Research Indicates Mercury Could Be Flush With Diamonds — Inside and Out

Back in January, researchers at Sun Yat-sen University in Zhuhai, China, theorized that Mercury, the tiniest planet in the solar system and the one that orbits closest to the Sun, could be littered with an untold wealth of diamonds.

They argued that the pockmarked surface of Mercury is evidence of the planet being pummeled by asteroids over billions of years. Since Mercury’s surface is covered in carbon-rich graphite, the impact pressure from those events would have produced enough energy to transform the surface carbon into “shock diamonds.”

Now, a new study published by researchers at China’s Center for High Pressure Science and Technology Advanced Research in Shanghai floats the idea that there’s a thick layer of diamonds hidden hundreds of kilometers below Mercury’s surface.

Yes, Mercury may be flush with diamonds — inside and out.

NASA’s Messenger was the first spacecraft to orbit the planet back in 2011. It took nearly seven years for the probe to complete its 224-million-mile trip, and one of the important takeaways from the mission was that Mercury’s dark grey surface contained a lot of graphite.

The Shanghai researchers recognized that where there’s a lot of graphite, there’s a lot of carbon. And where there’s a lot of carbon, there could be — under the right pressure and heat — a lot of diamonds.

It was previously believed that Mercury’s relatively weak gravitational field and modest pressure within its ancient magma ocean would have been insufficient to generate diamonds.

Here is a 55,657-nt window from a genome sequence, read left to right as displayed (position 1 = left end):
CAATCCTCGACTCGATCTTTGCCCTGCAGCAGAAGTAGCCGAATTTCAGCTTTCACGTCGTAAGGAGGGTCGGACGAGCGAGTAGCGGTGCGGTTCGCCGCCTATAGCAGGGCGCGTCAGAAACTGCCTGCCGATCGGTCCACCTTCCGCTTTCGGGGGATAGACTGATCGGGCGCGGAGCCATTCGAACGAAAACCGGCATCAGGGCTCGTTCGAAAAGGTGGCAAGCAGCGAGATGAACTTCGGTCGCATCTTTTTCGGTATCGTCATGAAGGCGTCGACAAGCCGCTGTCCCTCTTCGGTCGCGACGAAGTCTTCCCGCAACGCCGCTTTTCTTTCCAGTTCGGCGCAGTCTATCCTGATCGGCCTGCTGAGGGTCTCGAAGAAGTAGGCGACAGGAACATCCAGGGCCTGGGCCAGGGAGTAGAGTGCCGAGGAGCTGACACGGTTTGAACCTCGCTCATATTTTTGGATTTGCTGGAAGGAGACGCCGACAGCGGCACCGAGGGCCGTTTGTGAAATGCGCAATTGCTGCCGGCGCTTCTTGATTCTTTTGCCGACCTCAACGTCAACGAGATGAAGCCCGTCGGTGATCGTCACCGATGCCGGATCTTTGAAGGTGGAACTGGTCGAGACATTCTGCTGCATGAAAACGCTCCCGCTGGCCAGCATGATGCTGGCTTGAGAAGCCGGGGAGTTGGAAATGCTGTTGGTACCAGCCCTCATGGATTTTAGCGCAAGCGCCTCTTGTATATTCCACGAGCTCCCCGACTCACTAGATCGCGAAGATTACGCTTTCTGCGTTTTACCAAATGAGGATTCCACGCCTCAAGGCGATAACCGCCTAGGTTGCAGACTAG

But, according to, the Chinese researchers generated new models of Mercury’s gravity field that called this into question.

The new data encouraged the team led by Yongjiang Xu to expose samples of the elements that were likely present during Mercury’s formation to 7 gigapascals of pressure at almost 2,000°C (3,600°F).

They concluded that there were at least two scenarios where diamonds could have been formed on Mercury.

The first theory is that diamonds formed within a magma ocean, but this would have been possible only if great quantities of sulfur were present at the time.

The second, more likely, theory is that diamonds were squeezed out of the core as the magma ocean crystallized.

The study was recently published in the journal Nature Communications.

If diamonds do exist in massive quantities on Mercury, it’s unlikely that the economics of mining them would ever make for a viable business plan. What’s more, its inhospitable daytime temperatures can reach 800°F, higher than the temperature inside a commercial pizza oven.

The BepiColombo mission launched in October 2018 will descend into Mercury’s orbit in 2025. A joint effort of the European and Japanese space agencies, BepiColombo is equipped with high-resolution cameras that could provide conclusive evidence of diamonds on that planet’s surface.

Credit: Image courtesy of NASA/Johns Hopkins University Applied Physics Laboratory/Carnegie Institution Of Washington.